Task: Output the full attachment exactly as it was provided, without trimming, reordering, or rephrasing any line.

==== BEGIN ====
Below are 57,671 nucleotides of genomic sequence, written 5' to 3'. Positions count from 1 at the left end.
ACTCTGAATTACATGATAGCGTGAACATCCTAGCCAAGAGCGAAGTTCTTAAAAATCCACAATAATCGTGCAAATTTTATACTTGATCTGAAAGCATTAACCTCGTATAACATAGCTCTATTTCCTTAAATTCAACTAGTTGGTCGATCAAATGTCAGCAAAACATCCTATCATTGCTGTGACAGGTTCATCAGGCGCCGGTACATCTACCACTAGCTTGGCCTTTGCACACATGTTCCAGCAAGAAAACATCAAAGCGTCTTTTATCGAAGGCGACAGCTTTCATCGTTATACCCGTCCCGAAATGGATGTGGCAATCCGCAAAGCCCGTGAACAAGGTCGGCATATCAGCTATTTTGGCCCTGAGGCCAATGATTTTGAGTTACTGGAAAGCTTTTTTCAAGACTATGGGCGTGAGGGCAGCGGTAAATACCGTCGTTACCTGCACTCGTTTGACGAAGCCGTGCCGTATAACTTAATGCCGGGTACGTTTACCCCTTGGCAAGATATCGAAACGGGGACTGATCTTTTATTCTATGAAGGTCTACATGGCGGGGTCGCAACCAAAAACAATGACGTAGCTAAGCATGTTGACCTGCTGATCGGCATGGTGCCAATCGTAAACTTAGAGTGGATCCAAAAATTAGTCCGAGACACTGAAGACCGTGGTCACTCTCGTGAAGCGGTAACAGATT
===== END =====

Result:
Below are 57,671 nucleotides of genomic sequence, written 5' to 3'. Positions count from 1 at the left end.
ACTCTGAATTACATGATAGCGTGAACATCCTAGCCAAGAGCGAAGTTCTTAAAAATCCACAATAATCGTGCAAATTTTATACTTGATCTGAAAGCATTAACCTCGTATAACATAGCTCTATTTCCTTAAATTCAACTAGTTGGTCGATCAAATGTCAGCAAAACATCCTATCATTGCTGTGACAGGTTCATCAGGCGCCGGTACATCTACCACTAGCTTGGCCTTTGCACACATGTTCCAGCAAGAAAACATCAAAGCGTCTTTTATCGAAGGCGACAGCTTTCATCGTTATACCCGTCCCGAAATGGATGTGGCAATCCGCAAAGCCCGTGAACAAGGTCGGCATATCAGCTATTTTGGCCCTGAGGCCAATGATTTTGAGTTACTGGAAAGCTTTTTTCAAGACTATGGGCGTGAGGGCAGCGGTAAATACCGTCGTTACCTGCACTCGTTTGACGAAGCCGTGCCGTATAACTTAATGCCGGGTACGTTTACCCCTTGGCAAGATATCGAAACGGGGACTGATCTTTTATTCTATGAAGGTCTACATGGCGGGGTCGCAACCAAAAACAATGACGTAGCTAAGCATGTTGACCTGCTGATCGGCATGGTGCCAATCGTAAACTTAGAGTGGATCCAAAAATTAGTCCGAGACACTGAAGACCGTGGTCACTCTCGTGAAGCGGTAACAGATT